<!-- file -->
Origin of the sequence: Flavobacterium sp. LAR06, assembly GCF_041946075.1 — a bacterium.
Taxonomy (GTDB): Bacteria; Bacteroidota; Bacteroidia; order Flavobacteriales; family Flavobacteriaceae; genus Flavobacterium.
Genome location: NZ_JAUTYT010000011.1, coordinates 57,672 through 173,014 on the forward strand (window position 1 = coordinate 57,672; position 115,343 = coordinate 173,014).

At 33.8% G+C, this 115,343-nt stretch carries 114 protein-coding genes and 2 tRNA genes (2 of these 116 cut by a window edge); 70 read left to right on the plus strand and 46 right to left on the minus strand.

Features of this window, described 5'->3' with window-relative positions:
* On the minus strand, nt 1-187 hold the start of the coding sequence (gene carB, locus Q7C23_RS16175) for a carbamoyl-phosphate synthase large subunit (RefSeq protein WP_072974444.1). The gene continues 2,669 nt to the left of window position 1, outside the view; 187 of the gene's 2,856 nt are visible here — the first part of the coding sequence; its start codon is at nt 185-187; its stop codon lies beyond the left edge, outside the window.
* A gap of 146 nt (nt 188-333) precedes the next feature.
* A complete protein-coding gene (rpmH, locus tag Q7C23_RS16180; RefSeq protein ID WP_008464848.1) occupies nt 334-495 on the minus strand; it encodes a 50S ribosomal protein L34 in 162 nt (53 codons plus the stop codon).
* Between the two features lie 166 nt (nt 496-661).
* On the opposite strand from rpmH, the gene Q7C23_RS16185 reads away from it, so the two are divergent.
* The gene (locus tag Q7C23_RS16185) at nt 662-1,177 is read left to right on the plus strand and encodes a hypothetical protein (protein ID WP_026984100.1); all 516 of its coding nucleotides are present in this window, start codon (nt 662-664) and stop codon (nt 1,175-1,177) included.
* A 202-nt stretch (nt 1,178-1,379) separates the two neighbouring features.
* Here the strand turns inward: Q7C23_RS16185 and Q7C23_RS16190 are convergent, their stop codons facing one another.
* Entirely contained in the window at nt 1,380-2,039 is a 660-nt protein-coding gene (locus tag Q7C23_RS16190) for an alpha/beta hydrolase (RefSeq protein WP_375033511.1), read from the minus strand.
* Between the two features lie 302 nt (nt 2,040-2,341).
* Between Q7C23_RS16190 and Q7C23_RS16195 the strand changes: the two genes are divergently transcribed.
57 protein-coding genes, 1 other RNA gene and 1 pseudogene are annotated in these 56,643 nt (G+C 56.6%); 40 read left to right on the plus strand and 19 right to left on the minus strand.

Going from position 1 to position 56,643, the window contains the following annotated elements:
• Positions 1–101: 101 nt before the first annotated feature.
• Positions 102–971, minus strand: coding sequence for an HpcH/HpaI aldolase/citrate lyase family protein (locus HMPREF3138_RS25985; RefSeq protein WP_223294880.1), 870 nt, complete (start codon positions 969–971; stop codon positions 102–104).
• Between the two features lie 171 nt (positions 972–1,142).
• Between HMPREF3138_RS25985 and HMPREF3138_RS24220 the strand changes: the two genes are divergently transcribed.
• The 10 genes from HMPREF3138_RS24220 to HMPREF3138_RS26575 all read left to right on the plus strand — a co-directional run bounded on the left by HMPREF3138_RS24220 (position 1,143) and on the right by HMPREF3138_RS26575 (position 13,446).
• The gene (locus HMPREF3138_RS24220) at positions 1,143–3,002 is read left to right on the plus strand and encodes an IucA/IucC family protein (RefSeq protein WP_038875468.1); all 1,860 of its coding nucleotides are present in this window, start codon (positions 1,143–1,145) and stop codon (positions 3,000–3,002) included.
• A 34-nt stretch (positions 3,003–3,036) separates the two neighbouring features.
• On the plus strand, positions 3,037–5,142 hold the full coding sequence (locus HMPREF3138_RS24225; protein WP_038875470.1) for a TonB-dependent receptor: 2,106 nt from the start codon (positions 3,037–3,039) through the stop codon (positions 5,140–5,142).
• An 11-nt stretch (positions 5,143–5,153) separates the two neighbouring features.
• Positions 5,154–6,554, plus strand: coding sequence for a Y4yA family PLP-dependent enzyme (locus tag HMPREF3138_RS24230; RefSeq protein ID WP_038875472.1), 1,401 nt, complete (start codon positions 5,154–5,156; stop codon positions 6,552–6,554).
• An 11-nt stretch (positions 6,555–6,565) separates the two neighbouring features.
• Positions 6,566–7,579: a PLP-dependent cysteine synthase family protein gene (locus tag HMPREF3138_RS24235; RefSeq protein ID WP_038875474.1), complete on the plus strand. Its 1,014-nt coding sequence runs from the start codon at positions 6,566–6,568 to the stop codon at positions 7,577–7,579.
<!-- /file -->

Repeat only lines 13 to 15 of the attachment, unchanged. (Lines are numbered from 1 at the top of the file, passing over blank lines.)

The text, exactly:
* Here the strand turns inward: Q7C23_RS16185 and Q7C23_RS16190 are convergent, their stop codons facing one another.
* Entirely contained in the window at nt 1,380-2,039 is a 660-nt protein-coding gene (locus tag Q7C23_RS16190) for an alpha/beta hydrolase (RefSeq protein WP_375033511.1), read from the minus strand.
* Between the two features lie 302 nt (nt 2,040-2,341).